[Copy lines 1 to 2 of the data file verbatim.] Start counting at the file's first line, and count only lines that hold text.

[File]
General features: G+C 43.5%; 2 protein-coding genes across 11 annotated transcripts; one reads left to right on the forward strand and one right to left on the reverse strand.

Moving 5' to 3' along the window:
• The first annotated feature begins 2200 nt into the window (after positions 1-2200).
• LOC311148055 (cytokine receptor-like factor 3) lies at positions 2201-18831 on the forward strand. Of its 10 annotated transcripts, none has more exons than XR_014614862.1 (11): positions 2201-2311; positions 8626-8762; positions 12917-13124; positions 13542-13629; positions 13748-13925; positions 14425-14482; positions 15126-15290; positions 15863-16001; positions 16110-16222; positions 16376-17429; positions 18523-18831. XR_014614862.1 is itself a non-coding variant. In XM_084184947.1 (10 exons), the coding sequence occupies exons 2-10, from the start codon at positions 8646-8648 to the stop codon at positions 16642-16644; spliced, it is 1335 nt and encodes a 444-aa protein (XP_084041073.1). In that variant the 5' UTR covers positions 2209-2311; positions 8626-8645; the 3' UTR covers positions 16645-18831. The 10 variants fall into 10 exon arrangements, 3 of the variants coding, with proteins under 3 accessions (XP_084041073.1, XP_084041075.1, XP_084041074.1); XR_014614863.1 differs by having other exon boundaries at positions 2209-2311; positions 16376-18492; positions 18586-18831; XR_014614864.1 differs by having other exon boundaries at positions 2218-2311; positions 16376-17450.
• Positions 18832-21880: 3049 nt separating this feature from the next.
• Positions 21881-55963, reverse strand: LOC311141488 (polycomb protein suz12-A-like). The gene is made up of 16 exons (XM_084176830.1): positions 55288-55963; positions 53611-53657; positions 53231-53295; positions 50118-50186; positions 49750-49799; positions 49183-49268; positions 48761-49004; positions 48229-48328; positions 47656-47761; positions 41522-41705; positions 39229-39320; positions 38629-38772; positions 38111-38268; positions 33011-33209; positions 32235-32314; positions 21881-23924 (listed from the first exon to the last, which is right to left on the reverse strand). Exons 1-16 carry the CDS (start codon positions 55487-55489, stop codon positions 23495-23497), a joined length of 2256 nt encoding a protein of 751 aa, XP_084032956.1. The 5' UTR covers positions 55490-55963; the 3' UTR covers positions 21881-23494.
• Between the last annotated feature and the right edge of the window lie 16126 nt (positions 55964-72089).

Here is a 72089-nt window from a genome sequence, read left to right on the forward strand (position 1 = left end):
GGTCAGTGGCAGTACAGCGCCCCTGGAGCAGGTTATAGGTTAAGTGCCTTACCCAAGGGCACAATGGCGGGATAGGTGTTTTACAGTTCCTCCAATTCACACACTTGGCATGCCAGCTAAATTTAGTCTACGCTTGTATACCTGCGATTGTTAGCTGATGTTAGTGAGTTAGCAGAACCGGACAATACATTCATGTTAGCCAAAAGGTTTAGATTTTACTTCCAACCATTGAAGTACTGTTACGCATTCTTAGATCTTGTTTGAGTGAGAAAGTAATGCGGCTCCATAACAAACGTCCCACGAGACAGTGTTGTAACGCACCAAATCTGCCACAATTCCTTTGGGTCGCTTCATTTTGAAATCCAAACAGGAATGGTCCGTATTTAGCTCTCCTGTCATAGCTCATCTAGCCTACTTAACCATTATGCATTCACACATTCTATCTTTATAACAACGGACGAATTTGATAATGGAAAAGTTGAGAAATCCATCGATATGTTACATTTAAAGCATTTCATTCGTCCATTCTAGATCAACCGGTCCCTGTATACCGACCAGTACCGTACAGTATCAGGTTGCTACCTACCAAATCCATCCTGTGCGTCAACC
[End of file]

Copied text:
General features: G+C 43.5%; 2 protein-coding genes across 11 annotated transcripts; one reads left to right on the forward strand and one right to left on the reverse strand.

Moving 5' to 3' along the window: